10. Yevgen Polyak Yevgen Polyak says:

    I would recommend this book to anyone who wants to pick up AWS from scratch and the best practices.The book is structured in a very logical way and would guide you through the steps to get up and running with AWS following best practices Rating the book with 4 stars as In Action you work with AWS a bit differently, at least today The book is still highly relevant, even though it doesn t cover some of the latest and greatest AWS services, such as CodeDeploy, AWS Lambda, API Gateway.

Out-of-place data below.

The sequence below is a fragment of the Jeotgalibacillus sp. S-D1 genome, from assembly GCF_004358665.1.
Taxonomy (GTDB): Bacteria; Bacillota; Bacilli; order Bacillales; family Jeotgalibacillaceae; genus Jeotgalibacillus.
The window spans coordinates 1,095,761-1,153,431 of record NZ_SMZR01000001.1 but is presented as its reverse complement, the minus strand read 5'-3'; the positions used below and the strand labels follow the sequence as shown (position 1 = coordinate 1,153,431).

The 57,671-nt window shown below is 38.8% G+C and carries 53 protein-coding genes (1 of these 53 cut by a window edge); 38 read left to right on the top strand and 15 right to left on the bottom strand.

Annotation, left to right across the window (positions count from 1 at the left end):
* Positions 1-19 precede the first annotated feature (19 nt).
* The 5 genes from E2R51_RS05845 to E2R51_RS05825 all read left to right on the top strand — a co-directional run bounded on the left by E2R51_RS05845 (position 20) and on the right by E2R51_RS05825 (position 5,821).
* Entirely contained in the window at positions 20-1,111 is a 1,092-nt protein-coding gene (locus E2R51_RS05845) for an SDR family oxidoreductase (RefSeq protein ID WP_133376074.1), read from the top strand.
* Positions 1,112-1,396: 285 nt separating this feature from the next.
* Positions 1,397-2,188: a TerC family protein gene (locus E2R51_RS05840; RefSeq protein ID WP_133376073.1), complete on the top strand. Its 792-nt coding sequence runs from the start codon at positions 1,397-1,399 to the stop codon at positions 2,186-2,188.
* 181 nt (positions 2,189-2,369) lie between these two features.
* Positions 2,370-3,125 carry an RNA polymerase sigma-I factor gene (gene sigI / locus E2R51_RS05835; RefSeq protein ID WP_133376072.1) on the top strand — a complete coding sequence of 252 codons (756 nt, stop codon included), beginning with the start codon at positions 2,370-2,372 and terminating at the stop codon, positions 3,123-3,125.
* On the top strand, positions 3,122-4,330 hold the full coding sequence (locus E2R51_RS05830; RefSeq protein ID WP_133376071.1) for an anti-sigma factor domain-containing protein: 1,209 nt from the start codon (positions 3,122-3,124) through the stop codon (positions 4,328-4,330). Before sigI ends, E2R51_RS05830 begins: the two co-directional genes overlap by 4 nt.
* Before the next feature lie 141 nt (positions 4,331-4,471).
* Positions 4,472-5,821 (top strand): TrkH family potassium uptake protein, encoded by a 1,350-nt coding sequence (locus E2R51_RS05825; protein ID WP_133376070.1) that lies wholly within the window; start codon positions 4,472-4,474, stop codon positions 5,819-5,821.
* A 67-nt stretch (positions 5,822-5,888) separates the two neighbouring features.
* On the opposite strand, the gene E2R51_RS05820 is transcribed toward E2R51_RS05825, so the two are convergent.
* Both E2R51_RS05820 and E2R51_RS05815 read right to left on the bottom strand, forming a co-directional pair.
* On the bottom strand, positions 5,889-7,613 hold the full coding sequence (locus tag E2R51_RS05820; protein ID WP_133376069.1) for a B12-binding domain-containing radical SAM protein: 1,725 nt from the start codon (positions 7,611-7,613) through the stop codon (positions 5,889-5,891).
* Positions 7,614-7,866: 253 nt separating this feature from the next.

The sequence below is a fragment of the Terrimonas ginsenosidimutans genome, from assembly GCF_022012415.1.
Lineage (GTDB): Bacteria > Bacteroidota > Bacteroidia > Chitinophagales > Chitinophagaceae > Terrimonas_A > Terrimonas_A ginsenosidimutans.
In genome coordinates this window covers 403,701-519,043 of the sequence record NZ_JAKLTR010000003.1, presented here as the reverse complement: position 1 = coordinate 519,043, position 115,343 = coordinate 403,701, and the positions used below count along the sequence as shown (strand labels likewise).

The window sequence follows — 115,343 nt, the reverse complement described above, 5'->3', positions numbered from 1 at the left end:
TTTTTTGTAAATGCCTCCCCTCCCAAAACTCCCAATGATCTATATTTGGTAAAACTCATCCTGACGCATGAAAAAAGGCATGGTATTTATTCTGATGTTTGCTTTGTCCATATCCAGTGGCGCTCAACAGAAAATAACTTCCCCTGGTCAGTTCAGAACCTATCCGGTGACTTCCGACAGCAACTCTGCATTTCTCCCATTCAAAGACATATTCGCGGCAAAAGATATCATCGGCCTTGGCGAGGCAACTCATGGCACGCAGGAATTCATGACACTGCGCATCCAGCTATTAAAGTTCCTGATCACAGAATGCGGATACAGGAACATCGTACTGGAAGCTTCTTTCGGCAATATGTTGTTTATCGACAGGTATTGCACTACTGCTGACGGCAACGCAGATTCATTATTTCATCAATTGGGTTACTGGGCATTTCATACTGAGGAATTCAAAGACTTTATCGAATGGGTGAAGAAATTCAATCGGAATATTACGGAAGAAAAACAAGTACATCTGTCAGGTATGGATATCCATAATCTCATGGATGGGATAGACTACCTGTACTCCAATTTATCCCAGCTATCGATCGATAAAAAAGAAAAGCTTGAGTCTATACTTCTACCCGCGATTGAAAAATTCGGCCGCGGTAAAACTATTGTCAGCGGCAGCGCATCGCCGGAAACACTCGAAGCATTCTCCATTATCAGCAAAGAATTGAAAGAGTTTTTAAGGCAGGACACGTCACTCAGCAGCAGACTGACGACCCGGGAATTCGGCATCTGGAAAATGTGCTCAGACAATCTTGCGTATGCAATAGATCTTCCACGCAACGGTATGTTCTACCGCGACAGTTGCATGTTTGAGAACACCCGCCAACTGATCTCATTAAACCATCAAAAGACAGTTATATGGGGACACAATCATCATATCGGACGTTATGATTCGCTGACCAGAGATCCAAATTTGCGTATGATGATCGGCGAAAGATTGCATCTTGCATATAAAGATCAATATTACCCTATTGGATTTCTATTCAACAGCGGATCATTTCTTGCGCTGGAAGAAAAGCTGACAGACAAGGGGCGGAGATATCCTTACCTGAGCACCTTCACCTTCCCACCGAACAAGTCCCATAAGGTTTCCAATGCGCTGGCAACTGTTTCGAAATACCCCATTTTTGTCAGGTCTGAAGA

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Amazon Web Services in Action [KINDLE] ❃ Amazon Web Services in Action Author Andreas Wittig – Polishdarling.co.uk Summary Web Services in Action introduces you to computing, storing, and networking in the AWS cloud The book will teach you about the most important services on AWS You will also learn about best pra Summary Web Services in Action introduces you Services in PDF É to computing, storing, and networking in the AWS cloud The book will teach you about the most important services on AWS You will also learn about best practices regarding automation, security, high availability, and scalabilityPurchase of the print book includes Amazon Web PDF/EPUB ² a free eBook in PDF, Kindle, and ePub formats from Manning PublicationsAbout the TechnologyPhysical data centers require lots of equipment and take time and resources to manage If you need a data center, but don t want to build your own, Web Services may be your solution Whether Web Services in ePUB ´ you re analyzing real time data, building software as a service, or running an e commerce site, AWS offers you a reliable cloud based platform with services that scale All services are controllable via an API which allows you to automate your infrastructureAbout the Book Web Services in Action introduces you to computing, storing, and networking in the AWS cloud The book will teach you about the most important services on AWS You will also learn about best practices regarding security, high availability and scalabilityYou ll start with a broad overview of cloud computing and AWS and learn how to spin up servers manually and from the command line You ll learn how to automate your infrastructure by programmatically calling the AWS API to control every part of AWS You will be introduced to the concept of Infrastructure as Code with the help of AWS CloudFormationYou will learn about different approaches to deploy applications on AWS You ll also learn how to secure your infrastructure by isolating networks, controlling traffic and managing access to AWS resources Next, you ll learn options and techniques for storing your data You will experience how to integrate AWS services into your own applications by the use of SDKs Finally, this book teaches you how to design for high availability, fault tolerance, and scalabilityWhat s InsideOverview of cloud concepts and patternsManage servers on EC for cost effectivenessInfrastructure automation with Infrastructure as Code AWS CloudFormation Deploy applications on AWSStore data on AWS SQL, NoSQL, object storage and block storageIntegrate s pre built servicesArchitect highly available and fault tolerant systemsAbout the ReaderWritten for developers and DevOps engineers moving distributed applications to the AWS platformAbout the AuthorsAndreas Wittig and Michael Wittig are software engineers and consultants focused on AWS and web developmentTable of ContentsPARTGETTING STARTEDWhat is Web Services A simple example WordPress in five minutesPARTBUILDING VIRTUAL INFRASTRUCTURE WITH SERVERS AND NETWORKINGUsing virtual servers ECProgramming your infrastructure the command line, SDKs, and CloudFormationAutomating deployment CloudFormation, Elastic Beanstalk, and OpsWorksSecuring your system IAM, security groups, and VPCPARTSTORING DATA IN THE CLOUDStoring your objects S and GlacierStoring your data on hard drives EBS and instance storeUsing a relational database service RDSProgramming for the NoSQL database service DynamoDBPARTARCHITECTING ON AWSAchieving high availability availability zones, auto scaling, and CloudWatchDecoupling your infrastructure ELB and SQSDesigning for fault toleranceScaling up and down auto scaling and CloudWatch.